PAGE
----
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Readers of No Comment are no doubt familiar with the name Alice Martin. As the United States Attorney for the Northern District of Alabama, she has figured prominently in a number of posts over the last year, in particular “The Alice Martin Perjury Investigation.” On April 15, 2008, Martin contacted Harper’s Magazine with the information that the Justice Department’s Office of Personal Responsibility had cleared her of charges that she committed perjury in a deposition stemming from a wrongful dismissal case brought by a former employee, Deirdre Brown (now Deirdre Fleming).
Martin explained that she had the previous day signed a privacy waiver permitting the OPR to provide information about her case to the press.
Harper’s contacted the OPR, which refused to discuss the case over the telephone. In response to a written inquiry, Associate Counsel James G. Duncan confirmed in writing [Download PDF] that the perjury investigation against Martin had been concluded on November 28, 2007, though he declined to provide details about the scope of the investigation, its findings, or the legal reasoning that led to the decision.
Other questions for the OPR remain unanswered:
More from Scott Horton:
Conversation — March 30, 2016, 3:44 pm
Joseph Hickman discusses his new book, The Burn Pits, which tells the story of thousands of U.S. soldiers who, after returning from Iraq and Afghanistan, have developed rare cancers and respiratory diseases.
Freddie Gray’s relatives arrived for the trial in the afternoon, after the prep-school kids had left. By their dress, they seemed to have just gotten off work in the medical and clerical fields. The family did not appear at ease in the courtroom. They winced and dropped their heads as William Porter and his fellow officer Zachary Novak testified to opening the doors of their police van last April and finding Freddie paralyzed, unresponsive, with mucus pooling at his mouth and nose. Four women and one man mournfully listened as the officers described needing to get gloves before they could touch him.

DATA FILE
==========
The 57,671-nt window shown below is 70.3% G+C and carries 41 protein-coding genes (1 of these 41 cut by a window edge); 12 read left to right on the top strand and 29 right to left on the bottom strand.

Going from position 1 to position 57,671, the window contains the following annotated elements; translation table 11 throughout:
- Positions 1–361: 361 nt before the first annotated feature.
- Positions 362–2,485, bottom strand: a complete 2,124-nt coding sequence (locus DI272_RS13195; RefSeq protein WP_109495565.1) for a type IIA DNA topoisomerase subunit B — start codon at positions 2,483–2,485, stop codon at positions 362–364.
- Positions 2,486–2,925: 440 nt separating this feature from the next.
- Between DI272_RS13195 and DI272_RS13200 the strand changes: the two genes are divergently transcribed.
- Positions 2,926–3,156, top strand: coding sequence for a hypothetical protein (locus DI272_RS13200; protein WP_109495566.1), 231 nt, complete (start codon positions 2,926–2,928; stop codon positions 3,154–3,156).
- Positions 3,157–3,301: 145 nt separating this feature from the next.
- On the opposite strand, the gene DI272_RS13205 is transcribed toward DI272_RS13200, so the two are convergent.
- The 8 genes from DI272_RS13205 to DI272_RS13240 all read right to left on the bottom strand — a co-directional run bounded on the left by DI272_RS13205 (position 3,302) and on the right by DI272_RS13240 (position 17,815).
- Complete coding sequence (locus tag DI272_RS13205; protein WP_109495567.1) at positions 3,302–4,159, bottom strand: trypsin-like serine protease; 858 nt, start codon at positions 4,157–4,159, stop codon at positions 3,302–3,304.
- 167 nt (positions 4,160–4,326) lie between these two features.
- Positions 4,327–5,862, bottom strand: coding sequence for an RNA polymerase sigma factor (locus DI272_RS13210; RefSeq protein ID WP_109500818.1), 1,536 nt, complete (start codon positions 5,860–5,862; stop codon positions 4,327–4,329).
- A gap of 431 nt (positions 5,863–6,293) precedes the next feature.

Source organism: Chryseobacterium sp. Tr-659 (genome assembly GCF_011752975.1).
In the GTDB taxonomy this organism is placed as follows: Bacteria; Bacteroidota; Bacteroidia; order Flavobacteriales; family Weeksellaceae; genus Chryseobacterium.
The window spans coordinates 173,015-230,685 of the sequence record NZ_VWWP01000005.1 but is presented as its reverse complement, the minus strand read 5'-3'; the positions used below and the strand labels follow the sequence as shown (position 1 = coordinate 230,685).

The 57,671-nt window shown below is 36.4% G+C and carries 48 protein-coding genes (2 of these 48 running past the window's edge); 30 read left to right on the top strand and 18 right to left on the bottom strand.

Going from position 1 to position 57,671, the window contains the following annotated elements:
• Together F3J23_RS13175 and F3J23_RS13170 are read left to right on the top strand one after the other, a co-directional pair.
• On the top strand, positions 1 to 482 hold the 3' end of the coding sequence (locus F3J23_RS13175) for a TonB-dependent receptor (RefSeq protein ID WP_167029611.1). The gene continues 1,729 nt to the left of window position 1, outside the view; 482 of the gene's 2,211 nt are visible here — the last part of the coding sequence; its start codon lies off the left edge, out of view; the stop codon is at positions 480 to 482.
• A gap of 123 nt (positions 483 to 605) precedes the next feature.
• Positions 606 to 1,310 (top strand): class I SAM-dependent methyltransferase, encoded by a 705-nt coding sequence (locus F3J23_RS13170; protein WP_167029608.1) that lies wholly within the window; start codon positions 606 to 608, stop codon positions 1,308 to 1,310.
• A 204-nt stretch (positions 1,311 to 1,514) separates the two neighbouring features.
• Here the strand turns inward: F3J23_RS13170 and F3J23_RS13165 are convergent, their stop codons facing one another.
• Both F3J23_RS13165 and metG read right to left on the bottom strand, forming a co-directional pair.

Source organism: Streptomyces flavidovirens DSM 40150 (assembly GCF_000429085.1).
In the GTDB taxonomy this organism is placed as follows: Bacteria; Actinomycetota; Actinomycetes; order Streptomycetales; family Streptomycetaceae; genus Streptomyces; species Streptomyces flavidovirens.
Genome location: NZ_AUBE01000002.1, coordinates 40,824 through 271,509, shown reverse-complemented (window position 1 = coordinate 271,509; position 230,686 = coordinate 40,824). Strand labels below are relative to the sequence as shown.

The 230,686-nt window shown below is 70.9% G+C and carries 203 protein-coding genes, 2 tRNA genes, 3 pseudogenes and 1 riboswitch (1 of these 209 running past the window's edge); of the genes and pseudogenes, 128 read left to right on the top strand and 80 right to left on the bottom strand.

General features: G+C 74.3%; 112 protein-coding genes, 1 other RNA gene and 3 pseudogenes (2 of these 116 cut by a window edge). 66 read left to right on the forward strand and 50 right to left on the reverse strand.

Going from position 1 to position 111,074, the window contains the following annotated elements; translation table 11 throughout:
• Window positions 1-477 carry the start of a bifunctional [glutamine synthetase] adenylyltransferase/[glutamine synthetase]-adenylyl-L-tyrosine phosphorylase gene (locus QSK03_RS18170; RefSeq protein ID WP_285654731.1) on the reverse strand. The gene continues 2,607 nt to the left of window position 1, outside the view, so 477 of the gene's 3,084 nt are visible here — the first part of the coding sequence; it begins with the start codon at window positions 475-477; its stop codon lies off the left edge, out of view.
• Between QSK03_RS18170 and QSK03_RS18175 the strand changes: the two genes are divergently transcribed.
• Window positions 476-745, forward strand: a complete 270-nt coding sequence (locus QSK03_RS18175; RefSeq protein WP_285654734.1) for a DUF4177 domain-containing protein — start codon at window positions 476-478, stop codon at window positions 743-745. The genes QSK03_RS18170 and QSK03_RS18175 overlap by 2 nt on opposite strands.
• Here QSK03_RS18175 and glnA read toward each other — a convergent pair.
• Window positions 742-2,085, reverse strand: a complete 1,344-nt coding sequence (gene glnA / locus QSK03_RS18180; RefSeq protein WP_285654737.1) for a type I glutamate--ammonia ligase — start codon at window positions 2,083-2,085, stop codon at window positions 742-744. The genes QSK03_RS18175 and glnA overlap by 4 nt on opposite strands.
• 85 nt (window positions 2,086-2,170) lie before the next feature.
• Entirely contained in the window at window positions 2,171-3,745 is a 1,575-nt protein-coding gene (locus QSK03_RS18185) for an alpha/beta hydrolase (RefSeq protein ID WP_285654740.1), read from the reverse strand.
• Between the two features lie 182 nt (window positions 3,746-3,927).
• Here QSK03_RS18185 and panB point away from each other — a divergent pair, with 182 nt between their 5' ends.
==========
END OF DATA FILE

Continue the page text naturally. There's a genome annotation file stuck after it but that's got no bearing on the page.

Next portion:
The first of six Baltimore police officers to be brought before the court for their treatment of Freddie Gray, a black twenty-five-year-old whose death in their custody was the immediate cause of the city’s uprising last spring, William Porter is young, black, and on trial. Here in this courtroom, in this city, in this nation, race and the future seem so intertwined as to be the same thing.
Average speed of Heinz ketchup, from the mouth of an upended bottle, in miles per year:
After studying the fall of 64,000 individual raindrops, scientists found that some small raindrops fall faster than they ought to.
The Playboy mansion in California was bought by the heir to the Twinkie fortune, and a New Mexico man set fire to his apartment to protest his neighbors’ loud lovemaking.
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“Matt was happy enough to sustain himself on the detritus of a world he saw as careening toward self-destruction, and equally happy to scam a government he despised. 'I’m glad everyone’s so wasteful,' he told me. 'It supports my lifestyle.'”